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Wednesday, 26 December 2012

Complete Essay on Habits of Mind and Critical Thinking

Complete Essay on Habits of Mind and Critical Thinking


High achievers have been noticed to possess certain qualities and attitudes that are unique to them, and which may be key attributes in the education systems of the world today. Costa and Kallick, (2000) in their article, “Habits of Mind” discuss concepts which they call Habits of Mind, which have a dimension in the possible success in life. This report looks lifelong learning, critical thinking, flexibility and creativity in problem solving as a new style of learning, and how the habits of mind outlined by Costa and Kallick assist and relate with this style.

The motivation for this research is the apparent exponential increase of information in the world. The focus is to know how, even in the face of change, habits of mind practising learners keep on top of things, being able to attain a position in the growing global village as responsible citizens. Important tools such as communication and open mindedness must be sharpened in this era.

The general message running through this report is in support of this new style of learning as the most appropriate mode of learning, not just for students, but the workforce as well. Habits of Mind encourage the application of this style by identifying important habits of mind such as persistence, thinking flexibly, applying past knowledge to new situations, thinking and communicating with clarity and precision, creating, imagining and innovating and remaining open to continuous learning among others,

The process of writing this research has involved an in deep literature review, digging into the findings other researchers have come up with. Several books, journals and web articles have been delved into, to provide the necessary insight into the findings and trends in the field. A short survey has also been carried out to give a clear picture of the current views among learners in institutions of higher learning.


New learning concepts demand that education must not just be confined to the classroom where people spend their early years learning, complete their studies at whatever level and join the workforce, where education seems to have reached the end. Rather, learning is now to be looked at as a lifelong activity, one that has no end. Also, learners are encouraged to develop other new habits such as thinking critically creatively, in addition to working competently independently and embracing teamwork. These new habits will help the learners deal with the dynamically changing affairs of the world.

This report aims to give a clear picture of these new styles of learning, showing how they are being applied. It also analyses the appropriateness of these learning methods to learners today and to the workforce. In this regard, the report queries whether these styles may adopted throughout the world as the most appropriate approaches to education.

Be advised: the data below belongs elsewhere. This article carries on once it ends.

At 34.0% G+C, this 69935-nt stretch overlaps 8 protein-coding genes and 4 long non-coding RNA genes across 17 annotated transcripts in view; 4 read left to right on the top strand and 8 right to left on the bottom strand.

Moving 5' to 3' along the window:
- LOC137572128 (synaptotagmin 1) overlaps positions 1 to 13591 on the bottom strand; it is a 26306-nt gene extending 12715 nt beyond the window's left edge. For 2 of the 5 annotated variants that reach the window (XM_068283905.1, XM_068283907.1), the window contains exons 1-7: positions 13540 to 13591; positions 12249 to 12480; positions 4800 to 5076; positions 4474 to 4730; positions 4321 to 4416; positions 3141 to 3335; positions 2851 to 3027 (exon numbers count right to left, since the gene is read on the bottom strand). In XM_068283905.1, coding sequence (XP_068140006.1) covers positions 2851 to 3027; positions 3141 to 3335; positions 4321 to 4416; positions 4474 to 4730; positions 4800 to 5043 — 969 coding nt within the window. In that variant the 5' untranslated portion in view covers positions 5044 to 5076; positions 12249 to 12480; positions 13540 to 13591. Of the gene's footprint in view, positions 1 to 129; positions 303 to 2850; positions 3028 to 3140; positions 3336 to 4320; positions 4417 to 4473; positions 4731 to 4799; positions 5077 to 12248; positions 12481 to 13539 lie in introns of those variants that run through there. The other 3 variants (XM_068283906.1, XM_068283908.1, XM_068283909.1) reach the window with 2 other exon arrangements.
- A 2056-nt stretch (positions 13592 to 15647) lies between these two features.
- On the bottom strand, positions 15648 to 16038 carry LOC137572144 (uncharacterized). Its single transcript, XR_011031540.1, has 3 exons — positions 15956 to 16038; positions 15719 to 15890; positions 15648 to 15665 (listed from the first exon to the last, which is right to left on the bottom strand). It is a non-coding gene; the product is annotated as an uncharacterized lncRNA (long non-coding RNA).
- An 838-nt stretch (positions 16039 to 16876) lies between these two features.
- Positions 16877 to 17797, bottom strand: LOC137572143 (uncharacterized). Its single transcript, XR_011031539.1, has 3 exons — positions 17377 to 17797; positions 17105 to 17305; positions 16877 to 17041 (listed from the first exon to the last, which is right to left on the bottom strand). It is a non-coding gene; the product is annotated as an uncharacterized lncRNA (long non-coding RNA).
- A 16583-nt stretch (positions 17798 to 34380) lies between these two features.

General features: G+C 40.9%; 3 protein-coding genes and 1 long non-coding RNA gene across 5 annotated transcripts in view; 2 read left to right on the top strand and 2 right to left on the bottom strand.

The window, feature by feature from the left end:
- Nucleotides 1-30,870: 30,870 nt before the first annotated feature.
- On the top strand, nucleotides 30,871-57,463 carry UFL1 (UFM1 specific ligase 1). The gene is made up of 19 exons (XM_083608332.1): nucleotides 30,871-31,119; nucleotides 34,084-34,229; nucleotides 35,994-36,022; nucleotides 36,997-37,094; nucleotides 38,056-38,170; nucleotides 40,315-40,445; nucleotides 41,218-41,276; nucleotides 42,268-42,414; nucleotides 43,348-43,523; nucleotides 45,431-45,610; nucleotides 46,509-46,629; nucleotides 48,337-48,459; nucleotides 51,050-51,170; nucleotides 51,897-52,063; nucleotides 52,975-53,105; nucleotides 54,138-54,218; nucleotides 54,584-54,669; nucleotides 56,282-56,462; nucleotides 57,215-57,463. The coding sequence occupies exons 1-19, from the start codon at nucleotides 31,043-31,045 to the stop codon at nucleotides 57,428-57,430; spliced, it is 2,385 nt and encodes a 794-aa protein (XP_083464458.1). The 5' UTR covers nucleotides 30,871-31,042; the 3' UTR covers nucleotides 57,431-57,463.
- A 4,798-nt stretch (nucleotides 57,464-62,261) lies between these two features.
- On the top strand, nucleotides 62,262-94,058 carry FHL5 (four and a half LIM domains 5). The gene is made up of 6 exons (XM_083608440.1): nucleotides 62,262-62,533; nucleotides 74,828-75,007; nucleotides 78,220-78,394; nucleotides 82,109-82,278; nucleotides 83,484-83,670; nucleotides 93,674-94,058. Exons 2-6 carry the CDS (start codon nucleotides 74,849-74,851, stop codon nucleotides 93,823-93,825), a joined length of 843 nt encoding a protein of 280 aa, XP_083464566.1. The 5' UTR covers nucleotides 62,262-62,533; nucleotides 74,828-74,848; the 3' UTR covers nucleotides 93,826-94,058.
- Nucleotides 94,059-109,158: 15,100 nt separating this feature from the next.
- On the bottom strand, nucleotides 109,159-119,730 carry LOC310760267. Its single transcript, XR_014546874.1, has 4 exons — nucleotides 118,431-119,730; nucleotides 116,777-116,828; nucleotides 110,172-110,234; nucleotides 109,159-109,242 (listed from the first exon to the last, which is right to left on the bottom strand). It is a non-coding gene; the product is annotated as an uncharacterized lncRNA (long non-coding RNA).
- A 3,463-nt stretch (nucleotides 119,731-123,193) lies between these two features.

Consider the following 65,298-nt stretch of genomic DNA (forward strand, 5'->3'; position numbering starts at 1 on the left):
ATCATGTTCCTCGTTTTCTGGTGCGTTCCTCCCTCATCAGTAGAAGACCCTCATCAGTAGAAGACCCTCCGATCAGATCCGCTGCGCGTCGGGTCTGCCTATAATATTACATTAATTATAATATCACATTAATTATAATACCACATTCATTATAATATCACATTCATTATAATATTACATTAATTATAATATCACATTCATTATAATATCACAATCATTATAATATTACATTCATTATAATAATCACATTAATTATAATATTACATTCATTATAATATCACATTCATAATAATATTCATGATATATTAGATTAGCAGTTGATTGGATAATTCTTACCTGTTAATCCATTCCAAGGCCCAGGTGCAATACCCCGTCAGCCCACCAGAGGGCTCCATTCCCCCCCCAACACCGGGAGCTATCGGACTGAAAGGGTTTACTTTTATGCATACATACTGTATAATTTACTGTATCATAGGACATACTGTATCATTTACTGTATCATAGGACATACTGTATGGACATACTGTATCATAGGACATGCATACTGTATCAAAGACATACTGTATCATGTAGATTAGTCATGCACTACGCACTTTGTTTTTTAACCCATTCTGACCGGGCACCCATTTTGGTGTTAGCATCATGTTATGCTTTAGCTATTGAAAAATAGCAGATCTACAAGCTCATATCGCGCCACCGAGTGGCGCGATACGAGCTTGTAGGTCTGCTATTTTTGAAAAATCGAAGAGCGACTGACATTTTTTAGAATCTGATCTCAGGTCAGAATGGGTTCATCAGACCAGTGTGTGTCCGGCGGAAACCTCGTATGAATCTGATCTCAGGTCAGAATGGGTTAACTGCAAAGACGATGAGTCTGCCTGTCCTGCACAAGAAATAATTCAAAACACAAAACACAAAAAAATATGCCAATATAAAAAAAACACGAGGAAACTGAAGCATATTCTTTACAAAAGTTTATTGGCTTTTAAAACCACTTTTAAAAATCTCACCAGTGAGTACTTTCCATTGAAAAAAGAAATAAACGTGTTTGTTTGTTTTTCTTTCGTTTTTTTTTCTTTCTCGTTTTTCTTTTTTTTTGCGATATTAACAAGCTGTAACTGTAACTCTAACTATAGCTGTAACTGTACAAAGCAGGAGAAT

The research methodology has been through both the use of secondary research, using material got from other researchers as seen in the literature review. It has also utilized primary data, in which a survey was done through the use of a questionnaire developed in line with the topic of research. The questionnaire developed for this study has been attached in this report as part of the appendix.

 Literature review

William Huges and Jonathan Lavery (2004) emphasize on the importance of critical thinking, saying that virtually every human activity revolves around critical thinking. Brunt, Barbara A (2005) Identify several critical thinking models, which are: Total recall, which means recollection of facts; Habits, thinking naturally; Inquiry, exploring issues in depth and inquiring those that may seem obvious; generation of new ideas and creativity, individualized thinking that goes beyond the usual and finally Knowing how you think, which is represented by Costa and Kallick as the metacognitive model,

According to the European Commission in the paper, “What is Lifelong Learning?’ the scale of current economic and social change is huge, and there’s a rapid transition to a knowledge society. These are challenges which require a new approach to education and training, which is possible in the framework of lifelong learning. Branch, Jennifer L, (2003) make another argument, that an important aspect in the learning process involves inquiry. They state that this learning style can be transferred to all areas of life, and in a great way help to promote lifelong learning. Learners should always be put in situations that demand they learn the productivity of an inquiring spirit, something they will need all through their lives.

Gerald Bannon notes that communication is a growth business, stating that as communication has improved, the world has been shrinking. A message would take three days from London to Edinburgh 1600s, yet it only takes a matter of seconds today through emails and video conferencing. Different cultures, according to him are in deeper levels of communication through business acquisitions, partnerships etc. People must therefore be prepared for cross-cultural communication in order for them to succeed in international business. Abeles (2001) observes that today’s learners have an opportunity to interact with persons from different cultures, a factor afforded by the multi-cultural nature of educational institutions.

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